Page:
STP859: Loosening of Well-Cemented Total-Hip Femoral Prosthesis Due to Creep of the Cement

    Ebramzadeh, E
    Research engineer and research assistant, Orthopaedic Biomechanics Laboratory, Orthopaedic Hospital-University of Southern California, Los Angeles, CA

    Mina-Araghi, M
    Research engineer and research assistant, Orthopaedic Biomechanics Laboratory, Orthopaedic Hospital-University of Southern California, Los Angeles, CA

    Clarke, IC
    Associate professordirector, University of Southern CaliforniaOrthopaedic Biomechanics Laboratory, Orthopaedic Hospital-University of Southern California, Los Angeles, CA

    Ashford, R
    Research assistant, Medical School, Orthopaedic Hospital-University of Southern California, Los Angeles, CA

    Pages: 27    Published: Jan 1985


    Abstract

    A review of previous publications on the mechanical complications of cemented total-hip prosthesis femoral component indicates several failure mechanisms. However, the biomechanical significance of the various reported radiographic phenomena has not been clearly assessed with static testing or with computer models.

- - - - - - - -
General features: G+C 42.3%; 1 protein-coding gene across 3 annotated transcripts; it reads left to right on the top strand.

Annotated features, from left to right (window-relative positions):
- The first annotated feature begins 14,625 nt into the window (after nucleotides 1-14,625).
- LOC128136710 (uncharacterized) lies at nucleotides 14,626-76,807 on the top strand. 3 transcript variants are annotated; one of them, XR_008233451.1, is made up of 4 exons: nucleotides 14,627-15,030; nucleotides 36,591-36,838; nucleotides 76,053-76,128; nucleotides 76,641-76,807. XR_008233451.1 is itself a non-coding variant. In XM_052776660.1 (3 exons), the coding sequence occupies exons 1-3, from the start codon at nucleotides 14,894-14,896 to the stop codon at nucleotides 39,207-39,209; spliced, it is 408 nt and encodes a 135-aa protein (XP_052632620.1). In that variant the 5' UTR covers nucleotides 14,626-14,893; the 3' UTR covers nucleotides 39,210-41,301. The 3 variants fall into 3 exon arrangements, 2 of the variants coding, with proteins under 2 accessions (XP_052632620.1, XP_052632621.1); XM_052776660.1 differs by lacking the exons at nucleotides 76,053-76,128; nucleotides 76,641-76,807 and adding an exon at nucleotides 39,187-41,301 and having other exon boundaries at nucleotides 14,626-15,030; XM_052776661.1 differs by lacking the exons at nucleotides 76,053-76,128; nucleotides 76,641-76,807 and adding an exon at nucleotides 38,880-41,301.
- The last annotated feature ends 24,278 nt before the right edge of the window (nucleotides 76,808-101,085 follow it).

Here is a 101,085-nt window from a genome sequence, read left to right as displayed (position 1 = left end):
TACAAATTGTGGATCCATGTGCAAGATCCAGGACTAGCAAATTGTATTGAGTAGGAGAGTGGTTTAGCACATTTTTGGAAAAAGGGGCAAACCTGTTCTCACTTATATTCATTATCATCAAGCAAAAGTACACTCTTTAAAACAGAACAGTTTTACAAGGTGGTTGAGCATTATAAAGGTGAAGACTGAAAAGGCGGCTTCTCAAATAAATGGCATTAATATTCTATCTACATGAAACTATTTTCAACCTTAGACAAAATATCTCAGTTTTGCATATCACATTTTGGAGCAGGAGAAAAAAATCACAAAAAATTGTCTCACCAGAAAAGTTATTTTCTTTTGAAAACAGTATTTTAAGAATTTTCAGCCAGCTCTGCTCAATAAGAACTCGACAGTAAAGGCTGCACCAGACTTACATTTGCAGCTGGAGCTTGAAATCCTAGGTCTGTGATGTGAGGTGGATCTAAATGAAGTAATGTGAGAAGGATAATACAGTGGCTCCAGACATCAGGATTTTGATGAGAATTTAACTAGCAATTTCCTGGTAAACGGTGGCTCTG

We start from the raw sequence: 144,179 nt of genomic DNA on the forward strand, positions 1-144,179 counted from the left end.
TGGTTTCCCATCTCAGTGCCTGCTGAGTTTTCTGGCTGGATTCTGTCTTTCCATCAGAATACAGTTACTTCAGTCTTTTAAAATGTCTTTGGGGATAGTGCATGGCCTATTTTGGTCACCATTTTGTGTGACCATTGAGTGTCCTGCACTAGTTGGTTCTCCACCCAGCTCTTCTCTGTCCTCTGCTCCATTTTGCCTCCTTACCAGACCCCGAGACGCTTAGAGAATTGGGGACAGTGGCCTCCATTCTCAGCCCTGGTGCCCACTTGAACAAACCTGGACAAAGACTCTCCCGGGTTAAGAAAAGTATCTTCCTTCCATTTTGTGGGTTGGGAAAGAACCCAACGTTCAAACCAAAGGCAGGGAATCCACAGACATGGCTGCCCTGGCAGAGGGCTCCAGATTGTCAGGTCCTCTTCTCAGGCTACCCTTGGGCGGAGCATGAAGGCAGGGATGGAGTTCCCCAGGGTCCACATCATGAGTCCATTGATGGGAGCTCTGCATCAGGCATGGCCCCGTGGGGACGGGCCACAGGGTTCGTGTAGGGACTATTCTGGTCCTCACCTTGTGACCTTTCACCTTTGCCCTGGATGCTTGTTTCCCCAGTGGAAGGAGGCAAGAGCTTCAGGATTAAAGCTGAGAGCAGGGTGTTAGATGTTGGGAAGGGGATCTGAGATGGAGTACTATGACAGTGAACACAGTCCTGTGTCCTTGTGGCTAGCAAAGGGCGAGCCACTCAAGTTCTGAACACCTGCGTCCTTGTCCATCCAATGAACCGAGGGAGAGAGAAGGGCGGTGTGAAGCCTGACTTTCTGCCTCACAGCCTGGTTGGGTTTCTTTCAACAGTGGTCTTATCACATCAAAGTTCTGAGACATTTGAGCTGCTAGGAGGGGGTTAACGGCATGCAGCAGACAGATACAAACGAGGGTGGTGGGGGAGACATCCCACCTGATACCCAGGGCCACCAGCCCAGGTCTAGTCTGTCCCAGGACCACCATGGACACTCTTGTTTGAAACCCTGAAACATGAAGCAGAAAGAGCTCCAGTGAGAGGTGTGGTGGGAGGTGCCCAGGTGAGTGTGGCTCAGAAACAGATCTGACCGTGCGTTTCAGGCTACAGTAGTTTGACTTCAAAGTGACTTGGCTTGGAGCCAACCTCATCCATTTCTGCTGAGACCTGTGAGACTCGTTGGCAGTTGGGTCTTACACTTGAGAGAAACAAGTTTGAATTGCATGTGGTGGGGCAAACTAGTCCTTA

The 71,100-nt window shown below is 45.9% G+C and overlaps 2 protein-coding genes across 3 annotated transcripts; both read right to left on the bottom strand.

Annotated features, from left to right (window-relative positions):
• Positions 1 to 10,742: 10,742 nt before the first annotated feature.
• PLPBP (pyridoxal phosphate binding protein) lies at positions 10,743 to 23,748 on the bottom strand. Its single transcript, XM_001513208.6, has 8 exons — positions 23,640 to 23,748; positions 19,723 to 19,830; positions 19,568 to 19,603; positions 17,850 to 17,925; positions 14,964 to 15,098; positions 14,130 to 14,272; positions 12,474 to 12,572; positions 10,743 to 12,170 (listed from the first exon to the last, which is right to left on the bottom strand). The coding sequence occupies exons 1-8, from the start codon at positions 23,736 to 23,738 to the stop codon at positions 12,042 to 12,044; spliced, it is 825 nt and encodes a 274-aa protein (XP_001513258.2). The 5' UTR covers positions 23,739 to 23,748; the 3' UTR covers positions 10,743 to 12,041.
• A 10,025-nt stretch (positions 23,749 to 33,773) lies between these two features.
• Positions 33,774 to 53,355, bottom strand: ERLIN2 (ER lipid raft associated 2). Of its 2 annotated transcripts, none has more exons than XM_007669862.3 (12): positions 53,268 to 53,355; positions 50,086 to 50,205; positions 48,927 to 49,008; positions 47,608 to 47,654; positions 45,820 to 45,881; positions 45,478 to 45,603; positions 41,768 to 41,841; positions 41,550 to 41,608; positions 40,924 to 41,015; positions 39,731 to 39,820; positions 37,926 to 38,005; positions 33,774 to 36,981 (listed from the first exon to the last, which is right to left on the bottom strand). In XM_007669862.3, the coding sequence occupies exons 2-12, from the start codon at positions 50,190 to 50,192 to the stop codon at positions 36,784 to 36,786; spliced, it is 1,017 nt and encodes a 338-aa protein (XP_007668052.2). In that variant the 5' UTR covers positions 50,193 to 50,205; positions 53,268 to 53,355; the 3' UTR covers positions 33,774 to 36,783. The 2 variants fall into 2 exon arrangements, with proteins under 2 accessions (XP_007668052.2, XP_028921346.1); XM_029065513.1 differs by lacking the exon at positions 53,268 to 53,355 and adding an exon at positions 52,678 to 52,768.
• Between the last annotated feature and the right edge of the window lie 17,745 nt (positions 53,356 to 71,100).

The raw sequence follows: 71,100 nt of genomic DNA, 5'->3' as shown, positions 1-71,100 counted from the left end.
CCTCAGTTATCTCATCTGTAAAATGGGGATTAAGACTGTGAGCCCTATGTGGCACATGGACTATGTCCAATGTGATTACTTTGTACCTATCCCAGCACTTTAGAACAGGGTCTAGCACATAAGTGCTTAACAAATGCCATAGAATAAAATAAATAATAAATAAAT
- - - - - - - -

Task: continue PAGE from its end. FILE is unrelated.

A new technique was developed to directly measure internal cement strains in a simulated proximal femur with cemented femoral total-hip prostheses. Static experimental testing of a Delrin plastic-bone-analog with a cemented metallic femoral prosthesis indicated highest cement strains in the proximal-medial aspect of the cement sheath, which correlated with highest cement stresses in the same location in a corresponding finite-element analysis computer model. The most noticeable observation from the cyclic testing was the 73% decrease of cement strains in the proximal-medial region after 4.1 million cycles. This time-dependent behavior, that is, creep, may have significance in the failure mechanisms of cemented femoral total-hip replacement components and should be considered in future static or cyclic experimental testing and computer modeling of such prosthetic components.

    Keywords:

    implant materials, biological degradation, fatigue (materials), total-hip replacement, femoral prosthesis, cement stresses, radiolucent zones, loosening, stainless steel, titanium alloys, cobalt-chrome alloys


    Paper ID: STP33265S

    Committee/Subcommittee: F04.42

    DOI: 10.1520/STP33265S


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